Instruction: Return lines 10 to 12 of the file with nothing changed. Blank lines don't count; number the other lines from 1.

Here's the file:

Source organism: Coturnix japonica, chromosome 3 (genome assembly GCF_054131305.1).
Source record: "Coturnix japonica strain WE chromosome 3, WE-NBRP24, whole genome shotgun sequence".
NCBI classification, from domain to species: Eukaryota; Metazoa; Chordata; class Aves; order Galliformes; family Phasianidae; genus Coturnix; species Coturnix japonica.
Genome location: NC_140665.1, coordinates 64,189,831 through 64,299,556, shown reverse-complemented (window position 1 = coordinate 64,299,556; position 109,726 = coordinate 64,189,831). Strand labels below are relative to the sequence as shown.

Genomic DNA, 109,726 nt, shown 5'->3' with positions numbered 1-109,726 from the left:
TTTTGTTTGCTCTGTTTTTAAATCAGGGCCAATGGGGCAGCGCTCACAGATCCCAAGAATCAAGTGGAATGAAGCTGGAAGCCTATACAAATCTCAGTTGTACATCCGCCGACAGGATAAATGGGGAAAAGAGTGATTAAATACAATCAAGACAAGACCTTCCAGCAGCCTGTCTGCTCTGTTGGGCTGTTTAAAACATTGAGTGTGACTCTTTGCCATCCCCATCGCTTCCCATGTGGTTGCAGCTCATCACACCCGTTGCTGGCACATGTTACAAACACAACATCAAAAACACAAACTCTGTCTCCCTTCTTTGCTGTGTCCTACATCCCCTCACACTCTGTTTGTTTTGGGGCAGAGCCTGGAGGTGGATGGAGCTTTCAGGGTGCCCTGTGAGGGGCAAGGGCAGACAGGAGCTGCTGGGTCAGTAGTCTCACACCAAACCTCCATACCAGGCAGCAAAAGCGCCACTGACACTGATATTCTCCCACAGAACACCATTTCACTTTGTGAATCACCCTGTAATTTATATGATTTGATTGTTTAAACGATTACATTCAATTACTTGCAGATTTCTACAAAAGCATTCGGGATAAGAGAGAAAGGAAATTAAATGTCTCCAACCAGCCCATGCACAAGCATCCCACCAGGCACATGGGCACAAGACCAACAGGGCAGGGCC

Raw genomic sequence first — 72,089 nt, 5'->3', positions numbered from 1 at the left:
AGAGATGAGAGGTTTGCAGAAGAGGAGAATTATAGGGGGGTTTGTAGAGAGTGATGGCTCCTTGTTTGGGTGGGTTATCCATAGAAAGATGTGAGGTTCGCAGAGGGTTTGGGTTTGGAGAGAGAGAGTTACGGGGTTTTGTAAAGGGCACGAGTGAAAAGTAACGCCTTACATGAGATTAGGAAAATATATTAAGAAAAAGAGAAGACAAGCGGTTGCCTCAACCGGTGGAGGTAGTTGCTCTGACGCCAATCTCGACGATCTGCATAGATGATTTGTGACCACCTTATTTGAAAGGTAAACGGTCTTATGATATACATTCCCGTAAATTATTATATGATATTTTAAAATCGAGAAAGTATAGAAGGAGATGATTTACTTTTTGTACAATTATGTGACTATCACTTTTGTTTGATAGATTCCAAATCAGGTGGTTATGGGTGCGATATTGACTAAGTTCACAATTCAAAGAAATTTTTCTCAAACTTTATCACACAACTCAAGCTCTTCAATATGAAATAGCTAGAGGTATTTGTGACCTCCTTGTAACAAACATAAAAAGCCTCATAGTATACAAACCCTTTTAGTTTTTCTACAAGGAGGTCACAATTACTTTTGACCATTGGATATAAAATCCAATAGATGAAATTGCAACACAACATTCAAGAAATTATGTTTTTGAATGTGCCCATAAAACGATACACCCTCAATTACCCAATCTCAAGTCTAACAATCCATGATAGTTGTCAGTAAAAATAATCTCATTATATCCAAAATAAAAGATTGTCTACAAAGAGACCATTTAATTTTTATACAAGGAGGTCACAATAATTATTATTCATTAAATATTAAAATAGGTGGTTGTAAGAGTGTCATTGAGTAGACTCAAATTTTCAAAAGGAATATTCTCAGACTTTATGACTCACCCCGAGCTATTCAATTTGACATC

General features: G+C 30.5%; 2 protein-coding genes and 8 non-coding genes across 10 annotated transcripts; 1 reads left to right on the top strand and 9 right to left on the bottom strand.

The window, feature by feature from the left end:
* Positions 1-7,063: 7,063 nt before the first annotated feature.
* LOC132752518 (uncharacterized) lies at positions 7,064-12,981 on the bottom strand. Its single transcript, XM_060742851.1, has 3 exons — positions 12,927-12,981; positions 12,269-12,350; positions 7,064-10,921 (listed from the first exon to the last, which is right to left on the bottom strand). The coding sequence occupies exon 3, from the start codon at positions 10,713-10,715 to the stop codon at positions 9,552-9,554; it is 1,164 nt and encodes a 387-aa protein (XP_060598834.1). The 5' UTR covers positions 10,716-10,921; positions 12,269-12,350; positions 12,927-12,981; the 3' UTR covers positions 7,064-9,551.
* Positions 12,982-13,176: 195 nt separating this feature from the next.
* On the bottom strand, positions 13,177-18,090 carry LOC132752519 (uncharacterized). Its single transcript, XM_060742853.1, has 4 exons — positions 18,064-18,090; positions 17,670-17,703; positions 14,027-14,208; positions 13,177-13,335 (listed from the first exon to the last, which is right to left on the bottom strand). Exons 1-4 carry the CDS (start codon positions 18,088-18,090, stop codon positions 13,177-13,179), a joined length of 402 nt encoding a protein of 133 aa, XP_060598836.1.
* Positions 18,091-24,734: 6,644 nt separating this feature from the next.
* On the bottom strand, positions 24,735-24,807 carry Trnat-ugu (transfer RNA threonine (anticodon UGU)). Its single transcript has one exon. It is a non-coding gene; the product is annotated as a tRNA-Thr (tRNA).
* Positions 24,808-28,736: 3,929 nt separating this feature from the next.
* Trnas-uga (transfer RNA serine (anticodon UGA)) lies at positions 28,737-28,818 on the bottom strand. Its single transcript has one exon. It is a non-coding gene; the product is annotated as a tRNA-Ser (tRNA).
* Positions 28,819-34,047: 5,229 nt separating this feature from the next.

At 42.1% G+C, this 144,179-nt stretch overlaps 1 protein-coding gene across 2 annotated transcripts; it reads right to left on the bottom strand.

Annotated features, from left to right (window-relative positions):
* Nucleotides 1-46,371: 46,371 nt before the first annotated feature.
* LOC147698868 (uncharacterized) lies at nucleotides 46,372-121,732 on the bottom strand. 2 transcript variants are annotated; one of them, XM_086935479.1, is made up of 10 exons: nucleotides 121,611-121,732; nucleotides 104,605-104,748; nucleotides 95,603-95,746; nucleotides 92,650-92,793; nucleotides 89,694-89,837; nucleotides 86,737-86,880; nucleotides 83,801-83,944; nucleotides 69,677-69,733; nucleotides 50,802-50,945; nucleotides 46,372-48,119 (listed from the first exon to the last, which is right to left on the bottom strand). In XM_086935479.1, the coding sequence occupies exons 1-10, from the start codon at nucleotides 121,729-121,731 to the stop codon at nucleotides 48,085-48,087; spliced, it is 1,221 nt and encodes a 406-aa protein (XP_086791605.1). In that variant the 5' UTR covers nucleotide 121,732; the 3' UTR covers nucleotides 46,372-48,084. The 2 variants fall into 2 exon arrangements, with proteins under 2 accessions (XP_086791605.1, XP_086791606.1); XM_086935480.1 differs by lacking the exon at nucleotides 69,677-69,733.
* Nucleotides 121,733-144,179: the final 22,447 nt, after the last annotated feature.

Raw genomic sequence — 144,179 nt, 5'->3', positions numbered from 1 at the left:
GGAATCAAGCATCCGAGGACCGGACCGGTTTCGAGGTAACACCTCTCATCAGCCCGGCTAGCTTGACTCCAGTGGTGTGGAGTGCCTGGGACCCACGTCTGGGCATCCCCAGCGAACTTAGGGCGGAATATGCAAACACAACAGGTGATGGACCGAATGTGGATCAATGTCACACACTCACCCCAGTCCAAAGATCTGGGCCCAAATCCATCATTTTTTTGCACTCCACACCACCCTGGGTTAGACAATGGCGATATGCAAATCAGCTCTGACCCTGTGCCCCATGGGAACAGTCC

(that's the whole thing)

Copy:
The window, feature by feature from the left end:
* Positions 1-7,063: 7,063 nt before the first annotated feature.
* LOC132752518 (uncharacterized) lies at positions 7,064-12,981 on the bottom strand. Its single transcript, XM_060742851.1, has 3 exons — positions 12,927-12,981; positions 12,269-12,350; positions 7,064-10,921 (listed from the first exon to the last, which is right to left on the bottom strand). The coding sequence occupies exon 3, from the start codon at positions 10,713-10,715 to the stop codon at positions 9,552-9,554; it is 1,164 nt and encodes a 387-aa protein (XP_060598834.1). The 5' UTR covers positions 10,716-10,921; positions 12,269-12,350; positions 12,927-12,981; the 3' UTR covers positions 7,064-9,551.